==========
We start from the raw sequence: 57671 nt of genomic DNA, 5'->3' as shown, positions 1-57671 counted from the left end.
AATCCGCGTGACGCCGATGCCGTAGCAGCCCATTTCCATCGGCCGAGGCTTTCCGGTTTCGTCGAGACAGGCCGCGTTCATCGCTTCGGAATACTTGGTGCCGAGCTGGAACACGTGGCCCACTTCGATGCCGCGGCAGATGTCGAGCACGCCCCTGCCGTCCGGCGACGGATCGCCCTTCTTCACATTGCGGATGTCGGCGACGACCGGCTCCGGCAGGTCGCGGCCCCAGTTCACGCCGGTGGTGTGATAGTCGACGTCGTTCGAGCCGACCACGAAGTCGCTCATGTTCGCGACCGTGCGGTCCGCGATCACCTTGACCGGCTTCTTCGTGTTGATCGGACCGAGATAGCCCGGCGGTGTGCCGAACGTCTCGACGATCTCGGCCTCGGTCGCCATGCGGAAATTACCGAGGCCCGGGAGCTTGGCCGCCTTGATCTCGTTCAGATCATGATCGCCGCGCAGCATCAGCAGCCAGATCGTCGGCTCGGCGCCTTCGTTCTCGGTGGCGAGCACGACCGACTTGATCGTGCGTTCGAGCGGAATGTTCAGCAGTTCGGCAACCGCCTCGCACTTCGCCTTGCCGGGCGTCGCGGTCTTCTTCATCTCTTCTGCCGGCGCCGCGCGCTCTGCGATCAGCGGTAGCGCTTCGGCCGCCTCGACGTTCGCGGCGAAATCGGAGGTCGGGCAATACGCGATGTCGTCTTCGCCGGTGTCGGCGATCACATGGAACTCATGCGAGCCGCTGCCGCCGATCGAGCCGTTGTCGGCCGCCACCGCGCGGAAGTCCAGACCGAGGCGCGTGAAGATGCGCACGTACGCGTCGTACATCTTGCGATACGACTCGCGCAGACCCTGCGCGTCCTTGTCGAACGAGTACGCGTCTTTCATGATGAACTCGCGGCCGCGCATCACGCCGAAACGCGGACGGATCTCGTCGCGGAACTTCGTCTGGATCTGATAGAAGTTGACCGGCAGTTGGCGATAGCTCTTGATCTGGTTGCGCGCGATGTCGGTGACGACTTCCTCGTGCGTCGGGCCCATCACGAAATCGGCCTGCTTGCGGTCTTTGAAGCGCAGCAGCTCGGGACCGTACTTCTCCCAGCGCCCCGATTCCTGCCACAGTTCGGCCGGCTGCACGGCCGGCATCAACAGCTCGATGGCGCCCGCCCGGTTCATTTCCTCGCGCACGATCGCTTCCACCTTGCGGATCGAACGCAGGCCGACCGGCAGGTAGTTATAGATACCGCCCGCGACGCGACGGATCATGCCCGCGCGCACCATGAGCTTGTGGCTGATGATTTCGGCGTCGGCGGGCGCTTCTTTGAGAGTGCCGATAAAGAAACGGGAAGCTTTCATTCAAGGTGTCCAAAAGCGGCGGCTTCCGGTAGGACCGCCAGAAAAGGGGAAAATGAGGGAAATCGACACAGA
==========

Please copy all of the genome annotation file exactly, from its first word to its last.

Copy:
We start from the raw sequence: 57671 nt of genomic DNA, 5'->3' as shown, positions 1-57671 counted from the left end.
AATCCGCGTGACGCCGATGCCGTAGCAGCCCATTTCCATCGGCCGAGGCTTTCCGGTTTCGTCGAGACAGGCCGCGTTCATCGCTTCGGAATACTTGGTGCCGAGCTGGAACACGTGGCCCACTTCGATGCCGCGGCAGATGTCGAGCACGCCCCTGCCGTCCGGCGACGGATCGCCCTTCTTCACATTGCGGATGTCGGCGACGACCGGCTCCGGCAGGTCGCGGCCCCAGTTCACGCCGGTGGTGTGATAGTCGACGTCGTTCGAGCCGACCACGAAGTCGCTCATGTTCGCGACCGTGCGGTCCGCGATCACCTTGACCGGCTTCTTCGTGTTGATCGGACCGAGATAGCCCGGCGGTGTGCCGAACGTCTCGACGATCTCGGCCTCGGTCGCCATGCGGAAATTACCGAGGCCCGGGAGCTTGGCCGCCTTGATCTCGTTCAGATCATGATCGCCGCGCAGCATCAGCAGCCAGATCGTCGGCTCGGCGCCTTCGTTCTCGGTGGCGAGCACGACCGACTTGATCGTGCGTTCGAGCGGAATGTTCAGCAGTTCGGCAACCGCCTCGCACTTCGCCTTGCCGGGCGTCGCGGTCTTCTTCATCTCTTCTGCCGGCGCCGCGCGCTCTGCGATCAGCGGTAGCGCTTCGGCCGCCTCGACGTTCGCGGCGAAATCGGAGGTCGGGCAATACGCGATGTCGTCTTCGCCGGTGTCGGCGATCACATGGAACTCATGCGAGCCGCTGCCGCCGATCGAGCCGTTGTCGGCCGCCACCGCGCGGAAGTCCAGACCGAGGCGCGTGAAGATGCGCACGTACGCGTCGTACATCTTGCGATACGACTCGCGCAGACCCTGCGCGTCCTTGTCGAACGAGTACGCGTCTTTCATGATGAACTCGCGGCCGCGCATCACGCCGAAACGCGGACGGATCTCGTCGCGGAACTTCGTCTGGATCTGATAGAAGTTGACCGGCAGTTGGCGATAGCTCTTGATCTGGTTGCGCGCGATGTCGGTGACGACTTCCTCGTGCGTCGGGCCCATCACGAAATCGGCCTGCTTGCGGTCTTTGAAGCGCAGCAGCTCGGGACCGTACTTCTCCCAGCGCCCCGATTCCTGCCACAGTTCGGCCGGCTGCACGGCCGGCATCAACAGCTCGATGGCGCCCGCCCGGTTCATTTCCTCGCGCACGATCGCTTCCACCTTGCGGATCGAACGCAGGCCGACCGGCAGGTAGTTATAGATACCGCCCGCGACGCGACGGATCATGCCCGCGCGCACCATGAGCTTGTGGCTGATGATTTCGGCGTCGGCGGGCGCTTCTTTGAGAGTGCCGATAAAGAAACGGGAAGCTTTCATTCAAGGTGTCCAAAAGCGGCGGCTTCCGGTAGGACCGCCAGAAAAGGGGAAAATGAGGGAAATCGACACAGA